Trinidad and Tobago’s haul of eight medals here in Glasgow, Scotland has only been bettered by one Commonwealth Games team in the country’s history—the 1966 outfit that left Kingston, Jamaica with nine medals, five of them gold.
Chef de mission of the 2014 team, Dr Ian Hypolite told the Express he expects the Glasgow experience to hold T&T in good stead on the Road to Rio 2016. “My expectation is that we would have benefitted immensely. It was a natural stepping stone for many teams.
“Before the Rio Olympics, we have the 2014 CAC (Central American and Caribbean) Games in Vera Cruz, Mexico, Pan Am Games 2015 in Toronto, the Beijing 2015 IAAF World Championships for track and field--clear stepping stones to Rio. The Commonwealth experience will do us well as we progress along the way.”
T&T ended the Games with three silver medals and five bronze. Olympic men’s javelin champion Keshorn Walcott, 400 metres hurdles world champion Jehue Gordon and shot putter Cleopatra Borel were the silver medallists. Bronze went to triple jumper Ayanna Alexander, quartermiler Lalonde Gordon, lightweight boxer Michael Alexander, and the men’s 4x100m and 4x400m relay teams.
Keston Bledman, Marc Burns, Rondel Sorrillo and Richard “Torpedo” Thompson combined for the sprint relay medal. And in the 4x400m final, Lalonde Gordon, Jarrin Solomon, Renny Quow and Zwede Hewitt wore T&T colours. Quow sat out the qualifying round, and third leg duties were performed by Jehue Gordon.
Hypolite, an executive member of the T&T Olympic Committee (TTOC), described the eight-medal haul as “quite a good performance”.
“Overall, everyone was expecting a bit more,” the leader of the T&T delegation continued. “I was too, even though it was never verbalised. But people need to appreciate we are dealing with a very high level of competition. Therefore, eight medals is good. I expected some of them to be gold, and that’s my only regret.”
Hypolite is Jehue Gordon’s personal coach, and said that his 22-year-old charge was one of the athletes with the potential to strike Commonwealth Games gold here in Glasgow.
“Unfortunately, (sprinter) Michelle-Lee Ahye had to withdraw with injury. Richard Thompson’s chances were also particularly good, and Jehue and Keshorn as well as the men’s relays. But as I said, the competition was always going to be tough, so it’s no shame coming out with a medal nonetheless. Even Kenya’s (800 metres) world record holder and Olympic champion David Rudisha had to settle for silver.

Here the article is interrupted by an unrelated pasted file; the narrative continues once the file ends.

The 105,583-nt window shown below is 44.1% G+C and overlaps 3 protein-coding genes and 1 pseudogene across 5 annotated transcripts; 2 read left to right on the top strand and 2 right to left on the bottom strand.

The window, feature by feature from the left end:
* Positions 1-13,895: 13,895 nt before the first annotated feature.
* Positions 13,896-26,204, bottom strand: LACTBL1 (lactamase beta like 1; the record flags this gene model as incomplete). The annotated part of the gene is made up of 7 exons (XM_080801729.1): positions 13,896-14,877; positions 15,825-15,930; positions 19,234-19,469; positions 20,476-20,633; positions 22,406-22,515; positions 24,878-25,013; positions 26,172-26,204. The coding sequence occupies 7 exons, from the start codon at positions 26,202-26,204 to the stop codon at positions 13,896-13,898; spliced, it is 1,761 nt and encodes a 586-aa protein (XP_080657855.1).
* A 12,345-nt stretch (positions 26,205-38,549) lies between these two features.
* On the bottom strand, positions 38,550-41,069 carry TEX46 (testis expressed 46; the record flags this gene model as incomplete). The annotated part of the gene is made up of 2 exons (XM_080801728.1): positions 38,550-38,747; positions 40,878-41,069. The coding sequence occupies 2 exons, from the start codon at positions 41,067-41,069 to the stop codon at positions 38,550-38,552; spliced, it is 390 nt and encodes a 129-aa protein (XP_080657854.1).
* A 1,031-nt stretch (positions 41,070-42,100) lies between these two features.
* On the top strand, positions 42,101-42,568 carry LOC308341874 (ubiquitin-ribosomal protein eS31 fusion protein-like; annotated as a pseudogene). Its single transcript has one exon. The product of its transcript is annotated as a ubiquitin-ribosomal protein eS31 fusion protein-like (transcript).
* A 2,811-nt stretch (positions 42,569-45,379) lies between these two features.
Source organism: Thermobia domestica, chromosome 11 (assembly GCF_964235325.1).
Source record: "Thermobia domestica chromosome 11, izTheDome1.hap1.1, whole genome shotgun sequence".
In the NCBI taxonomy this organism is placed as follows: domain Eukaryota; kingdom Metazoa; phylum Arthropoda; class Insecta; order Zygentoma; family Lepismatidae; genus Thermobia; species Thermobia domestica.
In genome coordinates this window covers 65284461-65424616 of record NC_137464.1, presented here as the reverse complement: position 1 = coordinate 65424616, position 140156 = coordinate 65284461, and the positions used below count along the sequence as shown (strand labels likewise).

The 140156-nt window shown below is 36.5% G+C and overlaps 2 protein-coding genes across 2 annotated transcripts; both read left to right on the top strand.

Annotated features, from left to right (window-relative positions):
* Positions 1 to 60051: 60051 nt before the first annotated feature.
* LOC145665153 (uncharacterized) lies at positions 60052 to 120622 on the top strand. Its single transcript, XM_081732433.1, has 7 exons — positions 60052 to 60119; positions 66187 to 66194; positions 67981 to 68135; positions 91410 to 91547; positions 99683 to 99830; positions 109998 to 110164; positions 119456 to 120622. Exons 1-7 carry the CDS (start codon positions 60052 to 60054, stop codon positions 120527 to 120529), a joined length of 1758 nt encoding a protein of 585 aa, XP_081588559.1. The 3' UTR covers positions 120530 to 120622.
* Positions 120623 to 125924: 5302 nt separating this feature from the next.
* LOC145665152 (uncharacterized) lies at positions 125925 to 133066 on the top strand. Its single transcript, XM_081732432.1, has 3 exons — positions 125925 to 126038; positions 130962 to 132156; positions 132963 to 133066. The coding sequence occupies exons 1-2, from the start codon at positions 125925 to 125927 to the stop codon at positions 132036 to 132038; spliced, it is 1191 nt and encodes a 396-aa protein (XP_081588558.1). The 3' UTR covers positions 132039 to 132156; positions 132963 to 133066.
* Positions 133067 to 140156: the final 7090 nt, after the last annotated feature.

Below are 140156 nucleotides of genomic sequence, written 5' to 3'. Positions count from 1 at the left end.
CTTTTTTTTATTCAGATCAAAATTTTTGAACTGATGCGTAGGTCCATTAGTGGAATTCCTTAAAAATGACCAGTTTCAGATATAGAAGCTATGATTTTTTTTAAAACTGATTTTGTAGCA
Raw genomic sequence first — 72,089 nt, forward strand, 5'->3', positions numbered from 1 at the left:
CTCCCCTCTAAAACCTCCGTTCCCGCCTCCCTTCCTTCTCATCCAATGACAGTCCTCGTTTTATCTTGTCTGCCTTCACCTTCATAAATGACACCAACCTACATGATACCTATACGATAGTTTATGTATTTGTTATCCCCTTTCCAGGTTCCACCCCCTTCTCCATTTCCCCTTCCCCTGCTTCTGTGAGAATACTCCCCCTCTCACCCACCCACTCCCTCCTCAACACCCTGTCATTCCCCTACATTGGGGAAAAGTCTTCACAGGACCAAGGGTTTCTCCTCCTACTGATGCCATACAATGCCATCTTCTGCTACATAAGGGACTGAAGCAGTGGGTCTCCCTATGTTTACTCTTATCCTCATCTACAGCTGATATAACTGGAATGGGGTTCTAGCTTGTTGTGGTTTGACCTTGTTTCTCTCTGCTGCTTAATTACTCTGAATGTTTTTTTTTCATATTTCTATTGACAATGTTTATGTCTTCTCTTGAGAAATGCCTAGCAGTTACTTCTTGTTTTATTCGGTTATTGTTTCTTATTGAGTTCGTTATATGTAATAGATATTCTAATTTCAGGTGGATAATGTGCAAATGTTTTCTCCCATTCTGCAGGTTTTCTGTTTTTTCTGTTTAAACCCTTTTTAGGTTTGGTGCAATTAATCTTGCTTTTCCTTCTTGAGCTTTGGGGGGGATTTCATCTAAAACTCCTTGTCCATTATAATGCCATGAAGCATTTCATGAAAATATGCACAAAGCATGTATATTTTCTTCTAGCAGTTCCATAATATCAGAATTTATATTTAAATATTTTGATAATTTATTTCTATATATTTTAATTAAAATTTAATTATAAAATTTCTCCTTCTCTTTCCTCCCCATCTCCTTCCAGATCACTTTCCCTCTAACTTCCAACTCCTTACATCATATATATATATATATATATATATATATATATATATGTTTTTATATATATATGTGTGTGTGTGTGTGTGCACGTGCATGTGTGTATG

“We had a great performance,” Hypolite declared, “and athletes enjoyed and reveled in their performances.”
Seven of the eight medals bagged by Team T&T went to track and field athletes.
“I want to view us as going through a growing process. Track and field has a pathway that allows it to perform well at this stage. Some of the other sports do not yet have that pathway of exposure to a high level of competition regularly. Track and field has it from the junior level, and you can proceed as a senior all the way to the world level. A lot of other sports need to find a pathway.”
The team sports found the going particularly tough here in Glasgow, T&T finishing low down in rugby 7s, netball and men’s and women’s hockey. Hypolite made the point, however, that the Commonwealth Games is a virtual world championship in these sports, citing rugby 7s as an example.
“Rugby Sevens is going to happen in Rio, and this is essentially the Olympic level here. The top countries are from the Commonwealth.
“In some of the team sports,” he continued, “there are opportunities to graduate to another level through the collegiate system and clubs in the English leagues. They need exposure to higher levels than we have in the region, and exposure also influences approach to fitness--a very important component.
“We need to get a lot fitter to compete at international level. At the TTOC we emphasise beep testing, which is not popular with every sport,” Hypolite ended. “But they need to understand the importance of fitness.”